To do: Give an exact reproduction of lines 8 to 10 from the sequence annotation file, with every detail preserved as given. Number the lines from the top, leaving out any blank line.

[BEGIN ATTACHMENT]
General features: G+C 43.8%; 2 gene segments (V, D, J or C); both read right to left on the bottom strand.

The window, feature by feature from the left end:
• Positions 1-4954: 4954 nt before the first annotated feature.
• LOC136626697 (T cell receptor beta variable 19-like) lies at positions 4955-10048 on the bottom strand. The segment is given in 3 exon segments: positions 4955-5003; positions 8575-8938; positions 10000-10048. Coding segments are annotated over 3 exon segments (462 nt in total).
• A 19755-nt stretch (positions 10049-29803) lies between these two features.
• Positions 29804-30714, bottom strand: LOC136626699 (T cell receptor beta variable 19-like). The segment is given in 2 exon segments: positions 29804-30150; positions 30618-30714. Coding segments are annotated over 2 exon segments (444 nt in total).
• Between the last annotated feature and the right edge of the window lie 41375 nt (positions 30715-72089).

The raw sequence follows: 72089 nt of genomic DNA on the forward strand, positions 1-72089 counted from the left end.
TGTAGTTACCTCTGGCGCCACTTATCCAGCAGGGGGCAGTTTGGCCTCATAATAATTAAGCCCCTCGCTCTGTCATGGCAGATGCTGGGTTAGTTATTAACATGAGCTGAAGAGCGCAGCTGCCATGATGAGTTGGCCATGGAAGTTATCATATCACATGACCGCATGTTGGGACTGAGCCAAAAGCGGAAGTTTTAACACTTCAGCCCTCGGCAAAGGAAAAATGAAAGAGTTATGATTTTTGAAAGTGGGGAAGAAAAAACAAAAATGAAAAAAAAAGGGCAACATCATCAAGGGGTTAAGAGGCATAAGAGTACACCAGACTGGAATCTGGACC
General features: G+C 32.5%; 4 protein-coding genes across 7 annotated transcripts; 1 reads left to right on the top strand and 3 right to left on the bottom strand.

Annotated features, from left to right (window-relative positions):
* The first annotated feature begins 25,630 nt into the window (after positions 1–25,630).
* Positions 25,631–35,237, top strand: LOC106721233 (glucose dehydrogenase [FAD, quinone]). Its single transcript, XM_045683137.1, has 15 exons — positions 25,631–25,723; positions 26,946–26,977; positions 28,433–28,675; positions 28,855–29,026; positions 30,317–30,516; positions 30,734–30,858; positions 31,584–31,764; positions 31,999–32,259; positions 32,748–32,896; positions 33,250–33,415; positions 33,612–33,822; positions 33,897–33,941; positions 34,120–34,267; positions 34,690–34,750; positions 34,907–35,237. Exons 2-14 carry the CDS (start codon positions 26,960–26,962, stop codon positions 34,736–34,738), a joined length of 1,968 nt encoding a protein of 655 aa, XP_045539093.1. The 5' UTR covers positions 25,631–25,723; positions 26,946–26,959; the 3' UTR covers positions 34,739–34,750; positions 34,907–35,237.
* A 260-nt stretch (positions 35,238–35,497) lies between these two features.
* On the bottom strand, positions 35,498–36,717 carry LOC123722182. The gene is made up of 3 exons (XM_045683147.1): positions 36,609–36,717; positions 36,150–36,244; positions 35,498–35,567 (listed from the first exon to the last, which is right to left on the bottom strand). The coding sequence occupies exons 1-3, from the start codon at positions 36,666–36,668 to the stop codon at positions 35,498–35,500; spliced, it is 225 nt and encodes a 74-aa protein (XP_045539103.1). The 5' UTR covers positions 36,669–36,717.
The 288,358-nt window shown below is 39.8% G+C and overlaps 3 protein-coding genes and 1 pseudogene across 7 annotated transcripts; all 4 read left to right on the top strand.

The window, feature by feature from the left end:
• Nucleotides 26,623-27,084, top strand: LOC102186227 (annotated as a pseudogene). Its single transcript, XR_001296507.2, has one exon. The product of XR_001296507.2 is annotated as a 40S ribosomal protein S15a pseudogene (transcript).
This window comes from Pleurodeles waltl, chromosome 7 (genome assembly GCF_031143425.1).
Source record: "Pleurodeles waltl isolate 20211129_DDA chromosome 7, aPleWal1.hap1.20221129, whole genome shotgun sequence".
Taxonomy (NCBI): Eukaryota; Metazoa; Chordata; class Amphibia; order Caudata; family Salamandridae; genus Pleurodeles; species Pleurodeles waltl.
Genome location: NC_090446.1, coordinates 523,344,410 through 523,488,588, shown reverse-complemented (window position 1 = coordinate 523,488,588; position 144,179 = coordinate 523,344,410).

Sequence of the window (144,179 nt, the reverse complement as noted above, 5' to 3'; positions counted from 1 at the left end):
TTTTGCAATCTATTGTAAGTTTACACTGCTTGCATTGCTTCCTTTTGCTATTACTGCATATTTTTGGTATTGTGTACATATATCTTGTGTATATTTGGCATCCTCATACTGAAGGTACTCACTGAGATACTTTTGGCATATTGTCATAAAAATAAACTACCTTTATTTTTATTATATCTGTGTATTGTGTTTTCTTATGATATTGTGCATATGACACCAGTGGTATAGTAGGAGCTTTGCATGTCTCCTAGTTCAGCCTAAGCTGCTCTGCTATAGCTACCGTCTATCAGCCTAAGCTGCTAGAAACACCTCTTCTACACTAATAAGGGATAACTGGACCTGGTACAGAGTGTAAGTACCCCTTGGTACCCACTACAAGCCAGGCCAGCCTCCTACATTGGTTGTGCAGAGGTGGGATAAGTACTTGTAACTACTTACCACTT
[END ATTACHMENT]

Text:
The raw sequence follows: 72089 nt of genomic DNA on the forward strand, positions 1-72089 counted from the left end.
TGTAGTTACCTCTGGCGCCACTTATCCAGCAGGGGGCAGTTTGGCCTCATAATAATTAAGCCCCTCGCTCTGTCATGGCAGATGCTGGGTTAGTTATTAACATGAGCTGAAGAGCGCAGCTGCCATGATGAGTTGGCCATGGAAGTTATCATATCACATGACCGCATGTTGGGACTGAGCCAAAAGCGGAAGTTTTAACACTTCAGCCCTCGGCAAAGGAAAAATGAAAGAGTTATGATTTTTGAAAGTGGGGAAGAAAAAACAAAAATGAAAAAAAAAGGGCAACATCATCAAGGGGTTAAGAGGCATAAGAGTACACCAGACTGGAATCTGGACC
General features: G+C 32.5%; 4 protein-coding genes across 7 annotated transcripts; 1 reads left to right on the top strand and 3 right to left on the bottom strand.